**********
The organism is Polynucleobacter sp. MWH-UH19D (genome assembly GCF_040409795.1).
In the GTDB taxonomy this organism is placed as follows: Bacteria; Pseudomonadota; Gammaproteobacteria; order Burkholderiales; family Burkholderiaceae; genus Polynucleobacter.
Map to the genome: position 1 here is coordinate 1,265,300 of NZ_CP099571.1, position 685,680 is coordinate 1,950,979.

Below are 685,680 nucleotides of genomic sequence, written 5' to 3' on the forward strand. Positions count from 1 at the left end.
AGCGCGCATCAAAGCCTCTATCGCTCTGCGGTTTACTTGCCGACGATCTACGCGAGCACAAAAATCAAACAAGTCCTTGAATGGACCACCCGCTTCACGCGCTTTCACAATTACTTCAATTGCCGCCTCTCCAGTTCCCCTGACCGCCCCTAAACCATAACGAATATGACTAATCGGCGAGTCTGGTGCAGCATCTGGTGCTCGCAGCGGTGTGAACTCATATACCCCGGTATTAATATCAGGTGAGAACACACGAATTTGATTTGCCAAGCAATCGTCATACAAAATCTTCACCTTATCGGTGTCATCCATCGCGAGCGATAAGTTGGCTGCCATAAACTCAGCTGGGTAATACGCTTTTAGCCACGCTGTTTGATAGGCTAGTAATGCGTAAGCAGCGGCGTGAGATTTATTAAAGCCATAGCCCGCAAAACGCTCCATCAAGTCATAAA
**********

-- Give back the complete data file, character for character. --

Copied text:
The organism is Polynucleobacter sp. MWH-UH19D (genome assembly GCF_040409795.1).
In the GTDB taxonomy this organism is placed as follows: Bacteria; Pseudomonadota; Gammaproteobacteria; order Burkholderiales; family Burkholderiaceae; genus Polynucleobacter.
Map to the genome: position 1 here is coordinate 1,265,300 of NZ_CP099571.1, position 685,680 is coordinate 1,950,979.

Below are 685,680 nucleotides of genomic sequence, written 5' to 3' on the forward strand. Positions count from 1 at the left end.
AGCGCGCATCAAAGCCTCTATCGCTCTGCGGTTTACTTGCCGACGATCTACGCGAGCACAAAAATCAAACAAGTCCTTGAATGGACCACCCGCTTCACGCGCTTTCACAATTACTTCAATTGCCGCCTCTCCAGTTCCCCTGACCGCCCCTAAACCATAACGAATATGACTAATCGGCGAGTCTGGTGCAGCATCTGGTGCTCGCAGCGGTGTGAACTCATATACCCCGGTATTAATATCAGGTGAGAACACACGAATTTGATTTGCCAAGCAATCGTCATACAAAATCTTCACCTTATCGGTGTCATCCATCGCGAGCGATAAGTTGGCTGCCATAAACTCAGCTGGGTAATACGCTTTTAGCCACGCTGTTTGATAGGCTAGTAATGCGTAAGCAGCGGCGTGAGATTTATTAAAGCCATAGCCCGCAAAACGCTCCATCAAGTCATAAA